3tn Or “and what God was the Word was.” Colwell’s Rule is often invoked to support the translation of qeov" (qeos) as definite (“God”) rather than indefinite (“a god”) here. However, Colwell’s Rule merely permits, but does not demand, that a predicate nominative ahead of an equative verb be translated as definite rather than indefinite. Furthermore, Colwell’s Rule did not deal with a third possibility, that the anarthrous predicate noun may have more of a qualitative nuance when placed ahead of the verb. A definite meaning for the term is reflected in the traditional rendering “the word was God.” From a technical standpoint, though, it is preferable to see a qualitative aspect to anarthrous qeov" in John 1:1c (ExSyn 266-69). Translations like the NEB, REB, and Moffatt are helpful in capturing the sense in John 1:1c, that the Word was fully deity in essence (just as much God as God the Father). However, in contemporary English “the Word was divine” (Moffatt) does not quite catch the meaning since “divine” as a descriptive term is not used in contemporary English exclusively of God. The translation “what God was the Word was” is perhaps the most nuanced rendering, conveying that everything God was in essence, the Word was too. This points to unity of essence between the Father and the Son without equating the persons. However, in surveying a number of native speakers of English, some of whom had formal theological training and some of whom did not, the editors concluded that the fine distinctions indicated by “what God was the Word was” would not be understood by many contemporary readers. Thus the translation “the Word was fully God” was chosen because it is more likely to convey the meaning to the average English reader that the Logos (which “became flesh and took up residence among us” in John 1:14 and is thereafter identified in the Fourth Gospel as Jesus) is one in essence with God the Father. The previous phrase, “the Word was with God,” shows that the Logos is distinct in person from God the Father.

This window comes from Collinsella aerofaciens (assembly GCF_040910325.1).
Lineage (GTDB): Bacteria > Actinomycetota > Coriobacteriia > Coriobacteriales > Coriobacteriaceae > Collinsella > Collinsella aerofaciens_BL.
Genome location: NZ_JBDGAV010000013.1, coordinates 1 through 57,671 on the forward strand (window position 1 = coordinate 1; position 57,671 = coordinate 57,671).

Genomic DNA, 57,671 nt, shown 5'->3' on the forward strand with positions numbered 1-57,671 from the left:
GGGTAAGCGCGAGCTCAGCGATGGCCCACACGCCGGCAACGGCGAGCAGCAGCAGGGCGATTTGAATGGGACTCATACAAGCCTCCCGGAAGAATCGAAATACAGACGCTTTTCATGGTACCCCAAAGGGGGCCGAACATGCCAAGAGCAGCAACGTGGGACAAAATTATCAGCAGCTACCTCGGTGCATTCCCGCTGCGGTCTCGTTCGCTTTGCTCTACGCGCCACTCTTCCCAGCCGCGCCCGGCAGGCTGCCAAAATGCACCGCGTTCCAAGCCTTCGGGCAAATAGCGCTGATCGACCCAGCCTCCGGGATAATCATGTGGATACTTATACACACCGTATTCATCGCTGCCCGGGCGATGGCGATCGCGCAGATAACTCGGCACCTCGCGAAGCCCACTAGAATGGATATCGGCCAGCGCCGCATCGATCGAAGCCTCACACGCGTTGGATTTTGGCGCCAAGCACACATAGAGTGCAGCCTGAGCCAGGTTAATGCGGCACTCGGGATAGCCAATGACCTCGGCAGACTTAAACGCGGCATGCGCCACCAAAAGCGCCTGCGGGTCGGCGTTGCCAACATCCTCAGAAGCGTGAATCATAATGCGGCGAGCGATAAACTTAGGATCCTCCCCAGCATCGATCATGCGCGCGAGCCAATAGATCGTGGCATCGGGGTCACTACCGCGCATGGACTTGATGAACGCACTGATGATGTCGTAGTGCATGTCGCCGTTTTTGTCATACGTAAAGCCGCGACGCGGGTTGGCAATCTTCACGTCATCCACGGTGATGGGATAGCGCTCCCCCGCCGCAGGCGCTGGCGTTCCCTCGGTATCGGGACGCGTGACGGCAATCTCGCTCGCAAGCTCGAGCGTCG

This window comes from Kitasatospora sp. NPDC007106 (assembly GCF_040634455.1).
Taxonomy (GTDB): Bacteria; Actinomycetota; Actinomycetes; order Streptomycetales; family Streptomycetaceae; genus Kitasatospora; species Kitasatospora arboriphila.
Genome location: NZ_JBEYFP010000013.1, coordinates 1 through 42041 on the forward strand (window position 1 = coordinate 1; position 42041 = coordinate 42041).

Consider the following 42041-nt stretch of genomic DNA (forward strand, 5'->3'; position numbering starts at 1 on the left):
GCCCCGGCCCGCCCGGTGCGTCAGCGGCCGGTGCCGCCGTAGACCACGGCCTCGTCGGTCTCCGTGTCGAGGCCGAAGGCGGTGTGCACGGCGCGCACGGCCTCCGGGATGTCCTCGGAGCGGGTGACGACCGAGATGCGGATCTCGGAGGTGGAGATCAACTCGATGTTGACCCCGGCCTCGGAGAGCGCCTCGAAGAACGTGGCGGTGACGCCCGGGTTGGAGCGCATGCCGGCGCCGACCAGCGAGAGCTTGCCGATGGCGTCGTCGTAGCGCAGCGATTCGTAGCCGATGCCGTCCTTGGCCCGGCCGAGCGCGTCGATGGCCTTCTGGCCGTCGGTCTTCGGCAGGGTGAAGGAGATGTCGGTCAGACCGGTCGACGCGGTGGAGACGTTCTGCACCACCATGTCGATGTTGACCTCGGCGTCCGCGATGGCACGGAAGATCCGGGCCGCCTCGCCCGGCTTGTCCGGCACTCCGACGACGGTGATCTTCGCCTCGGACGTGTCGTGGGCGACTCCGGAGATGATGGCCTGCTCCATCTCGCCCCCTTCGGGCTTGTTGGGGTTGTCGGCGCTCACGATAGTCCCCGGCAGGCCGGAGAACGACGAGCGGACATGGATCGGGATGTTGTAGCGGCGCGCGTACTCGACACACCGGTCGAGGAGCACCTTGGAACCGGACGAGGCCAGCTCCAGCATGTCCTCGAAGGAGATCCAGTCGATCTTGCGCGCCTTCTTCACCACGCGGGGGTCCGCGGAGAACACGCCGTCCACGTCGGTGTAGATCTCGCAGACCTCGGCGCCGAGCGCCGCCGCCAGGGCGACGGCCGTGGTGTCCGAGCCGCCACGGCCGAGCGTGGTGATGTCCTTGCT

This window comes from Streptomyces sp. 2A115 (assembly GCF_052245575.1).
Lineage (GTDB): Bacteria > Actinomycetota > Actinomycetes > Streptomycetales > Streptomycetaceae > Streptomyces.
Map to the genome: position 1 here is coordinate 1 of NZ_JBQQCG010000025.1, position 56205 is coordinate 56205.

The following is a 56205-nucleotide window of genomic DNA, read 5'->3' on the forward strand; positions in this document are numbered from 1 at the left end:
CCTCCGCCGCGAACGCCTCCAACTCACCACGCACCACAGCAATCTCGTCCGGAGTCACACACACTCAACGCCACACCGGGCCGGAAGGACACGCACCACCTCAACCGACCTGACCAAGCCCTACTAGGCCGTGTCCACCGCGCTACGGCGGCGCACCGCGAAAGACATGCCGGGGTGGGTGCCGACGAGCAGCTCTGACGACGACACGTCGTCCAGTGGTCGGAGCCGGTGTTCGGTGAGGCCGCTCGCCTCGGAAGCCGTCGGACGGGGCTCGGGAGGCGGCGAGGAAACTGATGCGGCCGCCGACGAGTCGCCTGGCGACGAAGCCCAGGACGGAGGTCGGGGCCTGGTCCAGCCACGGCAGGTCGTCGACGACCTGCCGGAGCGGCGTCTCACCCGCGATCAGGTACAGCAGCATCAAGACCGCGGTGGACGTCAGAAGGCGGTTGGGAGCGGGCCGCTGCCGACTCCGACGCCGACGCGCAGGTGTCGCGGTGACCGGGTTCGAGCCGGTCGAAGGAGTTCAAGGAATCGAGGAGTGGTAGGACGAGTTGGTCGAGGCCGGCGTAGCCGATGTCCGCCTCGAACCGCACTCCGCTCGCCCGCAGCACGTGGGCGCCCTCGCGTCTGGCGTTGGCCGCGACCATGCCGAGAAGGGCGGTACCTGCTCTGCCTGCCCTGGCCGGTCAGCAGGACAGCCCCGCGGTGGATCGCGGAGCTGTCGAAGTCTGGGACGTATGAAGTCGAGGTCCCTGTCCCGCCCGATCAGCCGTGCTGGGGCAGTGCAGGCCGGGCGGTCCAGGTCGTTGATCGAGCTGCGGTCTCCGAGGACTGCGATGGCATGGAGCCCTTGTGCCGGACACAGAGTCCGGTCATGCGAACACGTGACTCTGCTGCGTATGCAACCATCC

cjab

Well-known member
As posted I agree with Civic. The unsupported opinions of "scholars," of any stripe are no more compelling that the scribbles on a public facility wall. Here is the footnote in NET John 1:1. The chief editor is Dr. Dan Wallace who has taught graduate level Greek for 40+ years.

NET Bible® - John 1